8 Best Practices Creating/Updating Vendor Management Program Documentation
Are your vendor management documents up-to-date?
Vendor management is constantly evolving and it’s important to keep your program as up-to-date as possible. Whether you’re creating your policy for the first time, or revisiting it, make sure you check out these 8 best practices to help get you started.
Hi – my name is John with Venminder.
In this 90-second podcast, you’re going to learn some best practices for creating, or updating, your vendor management program documentation.
At Venminder, we have a team of third party risk experts who assist with policy and program development on a daily basis.
Whether you’re creating your program for the first time, or revising it as needed, here are 8 best practices I’d like to share with you:
- First, always make sure the program is instructive to senior management and the lines of business.
- Second, as you review your program, confirm it addresses the 6 pillars of vendor risk management which include selecting a vendor, risk assessment, due diligence, ongoing monitoring, contract management and reporting.
- Third, be sure your industry’s relevant regulatory guidance is cited throughout the document. Better yet, even include other industry regulatory guidance if it relates to vendor management and will benefit your program.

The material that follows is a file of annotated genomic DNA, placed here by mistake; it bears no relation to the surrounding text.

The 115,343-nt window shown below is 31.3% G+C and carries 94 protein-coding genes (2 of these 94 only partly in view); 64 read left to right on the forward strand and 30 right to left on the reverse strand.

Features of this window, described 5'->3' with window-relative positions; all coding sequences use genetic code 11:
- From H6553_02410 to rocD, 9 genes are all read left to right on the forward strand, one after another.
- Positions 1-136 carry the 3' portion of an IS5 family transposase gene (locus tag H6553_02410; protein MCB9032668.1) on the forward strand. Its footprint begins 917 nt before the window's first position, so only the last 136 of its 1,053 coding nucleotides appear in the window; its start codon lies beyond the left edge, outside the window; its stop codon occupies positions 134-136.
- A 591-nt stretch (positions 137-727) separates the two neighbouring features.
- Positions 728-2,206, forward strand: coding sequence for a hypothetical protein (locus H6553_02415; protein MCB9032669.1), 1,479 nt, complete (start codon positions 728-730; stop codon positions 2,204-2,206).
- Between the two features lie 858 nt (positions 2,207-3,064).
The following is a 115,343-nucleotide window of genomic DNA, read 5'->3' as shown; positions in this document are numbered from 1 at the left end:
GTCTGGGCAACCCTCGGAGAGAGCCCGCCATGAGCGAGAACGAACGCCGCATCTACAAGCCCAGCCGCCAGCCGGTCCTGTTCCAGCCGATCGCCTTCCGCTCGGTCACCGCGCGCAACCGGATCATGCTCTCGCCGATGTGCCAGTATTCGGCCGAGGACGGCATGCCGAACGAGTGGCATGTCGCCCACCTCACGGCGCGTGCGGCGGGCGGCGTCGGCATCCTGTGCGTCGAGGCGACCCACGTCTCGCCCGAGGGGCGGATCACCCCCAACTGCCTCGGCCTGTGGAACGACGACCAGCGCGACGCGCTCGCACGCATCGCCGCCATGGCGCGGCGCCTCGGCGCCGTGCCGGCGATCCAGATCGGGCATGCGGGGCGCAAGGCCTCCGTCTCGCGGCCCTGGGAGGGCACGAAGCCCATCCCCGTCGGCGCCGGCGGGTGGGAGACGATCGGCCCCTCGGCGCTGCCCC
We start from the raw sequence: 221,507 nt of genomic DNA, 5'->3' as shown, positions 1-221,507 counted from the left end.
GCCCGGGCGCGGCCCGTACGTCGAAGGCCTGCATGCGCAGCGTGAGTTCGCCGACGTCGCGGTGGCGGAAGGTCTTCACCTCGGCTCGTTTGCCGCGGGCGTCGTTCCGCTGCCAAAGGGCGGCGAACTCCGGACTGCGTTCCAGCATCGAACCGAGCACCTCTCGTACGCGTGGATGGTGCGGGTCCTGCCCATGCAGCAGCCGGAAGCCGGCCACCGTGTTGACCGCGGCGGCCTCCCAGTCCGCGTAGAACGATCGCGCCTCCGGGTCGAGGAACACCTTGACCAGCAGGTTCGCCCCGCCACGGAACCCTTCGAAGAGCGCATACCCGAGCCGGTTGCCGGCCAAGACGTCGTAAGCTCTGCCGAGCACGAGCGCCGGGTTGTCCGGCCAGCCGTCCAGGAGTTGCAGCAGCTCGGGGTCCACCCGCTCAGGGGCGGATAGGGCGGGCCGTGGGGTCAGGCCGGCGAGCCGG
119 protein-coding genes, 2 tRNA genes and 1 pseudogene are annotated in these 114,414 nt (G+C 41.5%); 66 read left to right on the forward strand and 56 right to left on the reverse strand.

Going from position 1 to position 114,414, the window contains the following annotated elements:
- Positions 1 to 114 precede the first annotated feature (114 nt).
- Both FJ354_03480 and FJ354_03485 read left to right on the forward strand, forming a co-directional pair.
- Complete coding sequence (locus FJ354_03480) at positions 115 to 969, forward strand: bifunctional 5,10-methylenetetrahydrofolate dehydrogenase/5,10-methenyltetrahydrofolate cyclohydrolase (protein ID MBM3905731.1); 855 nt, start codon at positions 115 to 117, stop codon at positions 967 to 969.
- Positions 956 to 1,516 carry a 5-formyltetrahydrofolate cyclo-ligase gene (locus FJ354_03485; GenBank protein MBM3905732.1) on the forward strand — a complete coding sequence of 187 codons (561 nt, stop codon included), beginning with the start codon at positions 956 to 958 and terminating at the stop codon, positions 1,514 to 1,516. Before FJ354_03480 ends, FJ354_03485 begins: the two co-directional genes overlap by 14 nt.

- Fourth, ensure the program sets clear expectations regarding the lines of business and third party responsibilities.
- Fifth, make sure it speaks the regulators language. Keep in mind that every year the regulatory requirements change.
- Sixth, the program should be detailed and describe concepts in the policy, but also not as extensive as the procedures, which is a step-by-step guide created after the policy and program are developed.
- Seventh, remember to include the vendors you actively manage and why, as well as which vendors will be written out of scope and why.
- Eighth, update regularly. If new regulatory guidance is released, if there’s a significant change at your organization, if gaps are identified in the work product produced versus what the program states, then these are all scenarios in which you should revise the program documentation. No matter what, you must review and seek re-approval at least annually.
I hope you’ve found these 8 best practices helpful.
Thanks for tuning in; catch you next time!
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